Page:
After waiting 4 days for my funds to be transferred from my phone wallet to my desktop wallet… I decided to experiment with the fee system. I sent myself some small transactions with other fees… yet the network still held onto them for a long time. The command-line wallet makes choosing fees not exactly an easy task…. fees are calculated per-byte … as if your grandma knows what a byte is, let alone how much to pay for a byte on a peer to peer network. the bitcoin-cli.exe application allows you to set the fees with poorly documented command: “settxfee” which doesn’t even bother to go so far as to explain that it is a “per byte” fee. I thought it was a per-transaction fee, so I set it to a value that ultimately was way too low. I had to find this out by looking at the blockchain after I sent my transactions… and my money was, once again, stuck in limbo. After some playing around… I eventually got it to set the TX fee to 88,000 “satoshis” … as recommended by the fee tracking website as the “fastest and cheapest” fee I could pay at this time. My transaction, however, still took more than a day leading me to believe that the website was just plain wrong and not able to cope with the frenzied volume of bitcoin transactions that were occurring as BitCoin approached $3000 USD. Waiting, Waiting… Waiting……… Waiting…..
Finally, I got around to trying out this “Shape Shift” service. I wrote a bunch of code to interact with my BitCoin wallet. By this time, BitCoin was trading at $3000, but my data was showing that Ether (ETH) was gaining on BitCoin at a rate of 30%/day. I really wanted to move some of my BitCoin to Ether to take advantage of this upswing and began to get nervous about missing the window. So I decided to charge forward with my first ShapeShift transaction. I did a quick test and sent about $10 worth of BTC to ShapeShift for deposit in my ETH account… it saw the funds… churned for about 15 minutes, and then the funds appeared in my Ether wallet. 10-15 minutes was a bit slow for my taste, but I figured it was usable. Now that I “trusted” the system, I figured I’d put half my BTC funds into ETH. I setup a second transaction… 2 days ago. ShapeShift confirmed that they received my funds, but then the transaction went into an “Awaiting Exchange” state where it has remained for 2 days. I have emailed them… but the automated robot informed me to not expect a reply for 72 hours….. Waiting… Waiting… Waiting….. Trades that take 3-days to complete are definitely not usable for a day-trading app. For this I don’t fault BitCoin, but ShapeShift…. So far this experience has been utter shit.
(Update: after 3 days of waiting for my ShapeShift trade to complete, the status of my transaction went back to “waiting for funds”. I lost approximately $50 worth of bitcoin into their system and have not heard any word from them regarding a support ticket I filed with them… which brings up a whole other problem with BitCoin… if you give money to someone to buy and they don’t deliver their goods, the only way to get your money back is to hope that they are reputable enough to do the right thing and refund your money. There are no charge-backs and no regulations and reporting agencies overwatching this stuff… you just have to be careful to do business with reputable people. But of the 3 shapeshift trades I made so far, only 2 went through without issue, I really hope I don’t end up having to call them every day hunting down lost money.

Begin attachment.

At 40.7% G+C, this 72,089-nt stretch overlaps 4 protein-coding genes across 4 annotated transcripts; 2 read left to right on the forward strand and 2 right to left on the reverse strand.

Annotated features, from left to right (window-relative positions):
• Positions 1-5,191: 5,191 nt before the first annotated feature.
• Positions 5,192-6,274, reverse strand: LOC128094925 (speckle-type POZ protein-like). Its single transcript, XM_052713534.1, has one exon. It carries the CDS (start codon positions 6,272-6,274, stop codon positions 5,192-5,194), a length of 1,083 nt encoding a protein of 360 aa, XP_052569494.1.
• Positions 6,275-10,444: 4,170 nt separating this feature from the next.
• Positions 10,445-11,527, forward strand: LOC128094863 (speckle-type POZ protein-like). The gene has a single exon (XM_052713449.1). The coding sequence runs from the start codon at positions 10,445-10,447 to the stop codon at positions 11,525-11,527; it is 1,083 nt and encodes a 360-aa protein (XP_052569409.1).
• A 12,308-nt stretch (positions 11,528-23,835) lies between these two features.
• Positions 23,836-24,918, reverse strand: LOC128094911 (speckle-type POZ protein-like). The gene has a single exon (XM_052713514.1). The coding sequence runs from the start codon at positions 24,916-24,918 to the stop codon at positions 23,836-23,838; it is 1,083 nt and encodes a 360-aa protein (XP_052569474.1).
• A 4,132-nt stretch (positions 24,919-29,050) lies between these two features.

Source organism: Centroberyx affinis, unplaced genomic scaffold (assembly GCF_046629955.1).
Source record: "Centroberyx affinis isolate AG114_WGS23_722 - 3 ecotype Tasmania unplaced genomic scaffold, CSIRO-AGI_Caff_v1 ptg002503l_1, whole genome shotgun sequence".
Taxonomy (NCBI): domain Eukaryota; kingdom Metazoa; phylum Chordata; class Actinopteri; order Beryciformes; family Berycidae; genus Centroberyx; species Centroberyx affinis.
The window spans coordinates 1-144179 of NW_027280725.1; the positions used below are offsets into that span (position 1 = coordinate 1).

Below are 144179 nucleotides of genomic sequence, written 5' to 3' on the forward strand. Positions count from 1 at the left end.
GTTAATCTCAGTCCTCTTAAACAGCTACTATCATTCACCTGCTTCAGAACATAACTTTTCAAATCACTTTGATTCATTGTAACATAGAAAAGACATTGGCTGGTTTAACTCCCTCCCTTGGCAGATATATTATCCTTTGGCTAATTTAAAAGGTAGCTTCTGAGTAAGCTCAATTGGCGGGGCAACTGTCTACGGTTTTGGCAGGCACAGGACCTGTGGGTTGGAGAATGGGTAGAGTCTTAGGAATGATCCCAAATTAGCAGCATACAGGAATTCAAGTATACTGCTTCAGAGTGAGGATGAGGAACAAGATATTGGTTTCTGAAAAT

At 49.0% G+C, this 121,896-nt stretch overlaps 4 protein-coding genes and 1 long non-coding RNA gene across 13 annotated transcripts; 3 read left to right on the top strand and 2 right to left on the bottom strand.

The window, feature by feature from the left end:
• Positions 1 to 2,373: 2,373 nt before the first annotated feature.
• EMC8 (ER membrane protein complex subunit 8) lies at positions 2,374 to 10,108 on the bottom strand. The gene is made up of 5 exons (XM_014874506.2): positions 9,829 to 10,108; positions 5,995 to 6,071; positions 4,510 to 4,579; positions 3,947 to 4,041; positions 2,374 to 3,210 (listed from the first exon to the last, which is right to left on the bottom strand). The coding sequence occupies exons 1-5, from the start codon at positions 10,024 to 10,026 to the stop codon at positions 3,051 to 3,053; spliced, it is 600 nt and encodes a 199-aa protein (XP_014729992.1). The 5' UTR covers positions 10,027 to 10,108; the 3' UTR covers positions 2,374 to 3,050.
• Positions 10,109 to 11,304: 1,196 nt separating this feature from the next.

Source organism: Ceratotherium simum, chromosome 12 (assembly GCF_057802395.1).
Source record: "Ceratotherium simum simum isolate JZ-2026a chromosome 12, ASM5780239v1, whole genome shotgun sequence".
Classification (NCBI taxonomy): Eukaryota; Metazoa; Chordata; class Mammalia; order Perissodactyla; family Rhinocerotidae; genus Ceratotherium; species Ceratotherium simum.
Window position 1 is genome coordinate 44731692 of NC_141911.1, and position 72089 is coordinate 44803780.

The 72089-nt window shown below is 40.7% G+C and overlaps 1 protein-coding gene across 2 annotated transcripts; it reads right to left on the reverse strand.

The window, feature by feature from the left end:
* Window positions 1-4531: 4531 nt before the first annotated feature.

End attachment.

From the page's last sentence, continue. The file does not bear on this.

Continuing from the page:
Update #2: I finally got my funds back on Saturday for the Transaction made on Tuesday…. 90 or so hours after the initial transaction, after trolling the hell out of them on reddit and other places… they owe me an explanation of why my trade failed and why correcting and detecting a failed trade took so much time and manpower.)
There’s plenty of talk on the web, even among BitCoin’s original creators about the future of BitCoin. BitCoin is regarded by many to be a failed experiment, both socially and technically. From a technical perspective, a financial system that can only handle 5-10 requests per second cannot sustain the financial system of the entire world. And from a social perspective, BitCoin’s goal of removing financial institutions from the equation has also failed, as almost all of BitCoin is now owned and controlled by a handful of miners in China. In effect, these Miners have become “The Man”. If they don’t want to accept your fees, they don’t have to process your requests… and the smaller players in the market cannot affect what they do because it would lead to conflicts of consensus that would be overruled by these Chinese billionaires..
Furthermore, BitCoin has failed as a user experience. Even the terminology is all wrong. A “wallet” in bitcoin is really a key… like a key to a safety deposit box. Anyone can stand in the room full of boxes, but unless you have the key, you can’t get inside.
Even worse, “Miners” don’t really mine BitCoin. They mine paper for the BitCoin ledger and are rewarded with BitCoins. This is an important terminology disconnect to understand because it helps to describe why Bitcoin will ultimately collapse. This ledger is becoming harder and harder to mine and taking up more and more computing resources. The reason that fees exist, are charged per-byte, and are so unbearably high on BitCoin right now is because you pay that fee based on the amount of space that it consumes on a ledger that can only hold so much data. The “miners” decide which transactions get included on this ledger… and they tend to put the ones that pay the highest fees on the ledger first…. but when the ledger is full… they need to “mine” a new block… in effect creating more paper. It was estimated that one single bitcoin transaction (approximately 250 bytes) now requires enough electricity to power a house for 1.5 days. This is just unsustainable and not at all environmentally friendly. Paying for your coffee will consume 1.5 days worth of electricity of a typical house as it is passed to all the computers mining and maintaining the ledger (at a pathetic rateof 5-10 transactions per second) around the world while you wait. Endless waiting… waiting… waiting….
This is unsustainable on so many levels. The network is not only on the verge of collapse, but it is expensive to participate in. This is why there is much talk about another cryptocurrency taking over and taking over soon. It will be over for Bitcoin once the news starts talking about something else. Unfortunately, “Ether” and “ZCash” are not brands that roll off the tongue quite as well.
After writing this, I went back and read that original blog I wrote in 2013 entitled: “, entitled “BITCOIN IS NOT GOLD, AND IT’S VALUE WILL DECREASE TO PENNIES ON THE DOLLAR WITHIN A DECADE“…. I gave it a decade. I think I still stand by my assessment. By 2023, BitCoin will be as dead as Guitar Hero, Garbage Pail Kids, and the Pogo Ball.